DPRK visitors to Canada build connections with MCC

AKRON, Pa. – Two men from the Democratic People’s Republic of Korea (DPRK) visited Canada from March 7 to 17, sampling Canada’s frigid winter weather, Mennonite history and hospitality, a smorgasbord of Mennonite Central Committee (MCC) programs and even tasting made-in-Canada kimchee, a staple Korean side dish of preserved cabbage.

Kim Chol Su, executive director of the Korea Canada Cooperation Agency (KCCA), which facilitates much of MCC’s work in the DPRK, also known to people outside the country as North Korea, and Ri Il Jun, an officer of the agency, were hosted at five MCC offices in Canada.

Their tour began in the east, visiting the MCC Canada Ottawa Office, meeting a member of Parliament and sitting in on a House of Commons question-and-answer session. They proceeded west to MCC Ontario offices in Kitchener/Waterloo, stopping to see a thrift shop, a Ten Thousand Villages store, and an MCC Ontario program with homeless women.

Then it was on to Manitoba, where severe weather cramped plans to see some farms. They did get to the Mennonite Heritage Centre in Winnipeg and the Mennonite Heritage Village in Steinbach, however. Then they moved on to Alberta and three farms, and, lastly, to the MCC British Columbia offices, a warehouse, thrift shop and gleaning program.

The MCC-sponsored visit reinforced ongoing efforts to build bridges with people of a country that “generally speaking, has been painted as ‘the enemy,’” said Kathi Suderman. From Saskatoon, Sask., Suderman and her husband, Rod, serve as MCC Northeast Asia representatives, based in Beijing, China. Kathi, who works with KCCA on behalf of MCC, accompanied the men on the trip.

MCC began work in the DPRK in the 1990s in response to famine there. Its current focus is on sustainable agriculture and providing food and material aid to health care facilities, mostly tuberculosis and hepatitis hospitals and rest homes, as well as orphanages.

“Most of what the DPRK has experienced in relation to the outside world over the past 60 years has been hostility,” Kathi Suderman said. She added, political restrictions that limit interactions with people from the DPRK make it difficult to put a face to them and view them as humans. This adds to misunderstanding, making rare exchanges, like this one, all the more valuable in fostering relationships. Last year’s two serious artillery exchanges between the Koreas, which are still technically at war, reinforce the urgency of the need for communication bridges, she said.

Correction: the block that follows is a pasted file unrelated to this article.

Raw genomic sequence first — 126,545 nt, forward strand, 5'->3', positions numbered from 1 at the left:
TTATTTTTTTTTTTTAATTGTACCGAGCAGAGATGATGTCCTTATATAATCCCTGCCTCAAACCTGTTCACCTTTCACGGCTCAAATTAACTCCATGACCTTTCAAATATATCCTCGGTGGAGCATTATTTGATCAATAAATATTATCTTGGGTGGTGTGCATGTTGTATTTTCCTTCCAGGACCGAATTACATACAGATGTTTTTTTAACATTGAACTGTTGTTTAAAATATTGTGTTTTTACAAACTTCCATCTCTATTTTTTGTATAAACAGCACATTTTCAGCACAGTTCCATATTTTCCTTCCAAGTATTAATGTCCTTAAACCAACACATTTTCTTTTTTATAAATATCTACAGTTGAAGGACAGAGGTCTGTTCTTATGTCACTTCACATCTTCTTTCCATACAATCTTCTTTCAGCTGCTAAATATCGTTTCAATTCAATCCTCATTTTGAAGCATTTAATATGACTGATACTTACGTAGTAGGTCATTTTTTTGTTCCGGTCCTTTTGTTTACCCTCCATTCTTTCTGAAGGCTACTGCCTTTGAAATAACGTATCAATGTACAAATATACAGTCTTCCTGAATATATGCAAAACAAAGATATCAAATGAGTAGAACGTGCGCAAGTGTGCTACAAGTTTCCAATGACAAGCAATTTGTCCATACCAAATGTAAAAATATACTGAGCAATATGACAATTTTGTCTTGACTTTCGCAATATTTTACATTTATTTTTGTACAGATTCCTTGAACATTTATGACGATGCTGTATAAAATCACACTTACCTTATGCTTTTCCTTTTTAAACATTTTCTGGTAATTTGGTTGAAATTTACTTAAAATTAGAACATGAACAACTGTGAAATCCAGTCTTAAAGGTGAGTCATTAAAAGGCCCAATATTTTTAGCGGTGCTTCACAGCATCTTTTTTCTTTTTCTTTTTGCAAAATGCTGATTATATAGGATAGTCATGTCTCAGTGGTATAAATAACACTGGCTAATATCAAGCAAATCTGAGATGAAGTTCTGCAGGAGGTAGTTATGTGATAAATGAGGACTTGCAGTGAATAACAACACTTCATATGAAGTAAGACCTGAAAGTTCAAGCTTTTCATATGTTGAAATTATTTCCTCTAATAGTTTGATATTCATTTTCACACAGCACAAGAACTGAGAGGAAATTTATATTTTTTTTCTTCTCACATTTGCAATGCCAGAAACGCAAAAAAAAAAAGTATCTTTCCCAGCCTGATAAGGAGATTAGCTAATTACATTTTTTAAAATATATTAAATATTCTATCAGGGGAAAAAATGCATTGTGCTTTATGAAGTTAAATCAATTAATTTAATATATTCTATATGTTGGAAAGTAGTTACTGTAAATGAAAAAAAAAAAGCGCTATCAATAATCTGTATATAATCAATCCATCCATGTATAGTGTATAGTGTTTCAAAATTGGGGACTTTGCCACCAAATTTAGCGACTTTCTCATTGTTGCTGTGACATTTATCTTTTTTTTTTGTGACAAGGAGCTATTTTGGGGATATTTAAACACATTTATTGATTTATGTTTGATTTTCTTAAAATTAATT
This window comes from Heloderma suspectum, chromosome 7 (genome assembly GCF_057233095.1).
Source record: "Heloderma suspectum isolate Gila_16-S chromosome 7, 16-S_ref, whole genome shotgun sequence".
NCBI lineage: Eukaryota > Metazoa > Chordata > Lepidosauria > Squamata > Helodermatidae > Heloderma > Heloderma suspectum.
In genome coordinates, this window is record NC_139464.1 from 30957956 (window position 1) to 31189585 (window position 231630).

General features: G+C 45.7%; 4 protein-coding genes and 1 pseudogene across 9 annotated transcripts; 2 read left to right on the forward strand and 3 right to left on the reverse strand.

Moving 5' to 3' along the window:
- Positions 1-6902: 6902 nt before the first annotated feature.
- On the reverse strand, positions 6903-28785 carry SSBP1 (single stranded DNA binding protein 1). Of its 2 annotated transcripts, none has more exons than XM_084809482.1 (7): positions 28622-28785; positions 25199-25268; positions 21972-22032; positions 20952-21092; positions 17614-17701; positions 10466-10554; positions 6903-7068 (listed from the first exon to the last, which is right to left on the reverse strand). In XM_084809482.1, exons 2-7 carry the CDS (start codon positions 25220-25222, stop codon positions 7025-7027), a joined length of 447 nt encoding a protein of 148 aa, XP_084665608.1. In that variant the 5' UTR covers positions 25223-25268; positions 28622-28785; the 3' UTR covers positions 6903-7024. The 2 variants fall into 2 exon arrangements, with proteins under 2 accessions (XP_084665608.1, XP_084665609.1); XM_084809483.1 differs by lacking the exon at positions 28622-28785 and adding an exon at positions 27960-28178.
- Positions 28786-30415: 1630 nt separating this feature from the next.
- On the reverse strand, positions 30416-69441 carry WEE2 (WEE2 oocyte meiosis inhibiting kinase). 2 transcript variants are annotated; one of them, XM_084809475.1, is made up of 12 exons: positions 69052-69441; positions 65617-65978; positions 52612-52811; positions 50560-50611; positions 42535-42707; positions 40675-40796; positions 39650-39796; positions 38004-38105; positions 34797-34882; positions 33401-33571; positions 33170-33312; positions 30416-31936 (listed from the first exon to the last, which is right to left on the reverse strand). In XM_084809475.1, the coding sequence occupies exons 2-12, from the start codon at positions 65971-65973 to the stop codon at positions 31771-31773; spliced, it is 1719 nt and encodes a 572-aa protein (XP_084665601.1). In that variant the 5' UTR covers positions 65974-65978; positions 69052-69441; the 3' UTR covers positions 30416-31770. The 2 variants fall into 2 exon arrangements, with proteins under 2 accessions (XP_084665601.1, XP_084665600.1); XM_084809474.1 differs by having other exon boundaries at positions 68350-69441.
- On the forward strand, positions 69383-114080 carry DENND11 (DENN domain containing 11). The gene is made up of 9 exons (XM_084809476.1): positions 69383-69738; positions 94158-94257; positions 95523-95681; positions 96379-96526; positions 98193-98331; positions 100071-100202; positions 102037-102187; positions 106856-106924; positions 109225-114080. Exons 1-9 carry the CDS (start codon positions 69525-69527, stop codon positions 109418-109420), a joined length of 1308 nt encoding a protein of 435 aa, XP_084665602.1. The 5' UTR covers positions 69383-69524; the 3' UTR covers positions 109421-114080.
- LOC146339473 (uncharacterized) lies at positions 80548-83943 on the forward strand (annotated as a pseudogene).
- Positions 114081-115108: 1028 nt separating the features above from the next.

The visit provided Kim and Ri a behind-the-cargo-container view of the material aid that arrives in the DPRK. At MCC Canada relief centers and warehouses, the two men saw volunteers assembling and/or packing blankets, health kits, newborn kits, school kits and canned meat. They saw volunteers dicing and dehydrating vegetables, then packing them into soup mixes.

At MCC thrift shops, Kim and Ri watched as some volunteers sorted, priced and put donations on display, while others recycled. They experienced one way in which MCC obtains its funds when they attended an MCC fundraising banquet. It’s easier to show DPRK partners what MCC does than to adequately explain it, Suderman said.

The men were impressed that about one-eighth of MCC’s $81 million income in 2009 and 2010 was raised through the recycling of gently used clothing, books and household items in MCC’s 100-plus thrift shops in Canada and the United States, Suderman said.

Openly viewing MCC’s operations and meeting participants from all walks -- directors to hands-on volunteers -- helps build trust for the organization among DPRK partners. “The assumption can be that we have a hidden agenda,” said Joe Manickam, MCC area director for Asia.

“Visits like this -- when partners go to Canada and see for themselves who we are and that we’re not hiding anything, when they meet folks in the offices and learn how we raise money -- are important,” Manickam said.

“We do have hope in the Korean people and long for the day when all of us can communicate with others in a less restrictive form,” said Manickam. “Such communication allows us to be mutually transformed as we see each other as humans.”

Kim spoke in terms of family ties. “There is a saying in Korean that one must visit family members often in order to be a family,” he said. The warmth with which MCC Canada received them makes MCC “like family,” he said, and they invited MCC directors to visit them in the DPRK.

KCCA also has issued an invitation to MCC to send two English teachers to work in a middle school in the DPRK, another link in connecting peoples or family-building, as Kim might put it. Currently these teaching opportunities are posted at mcc.org/serve.

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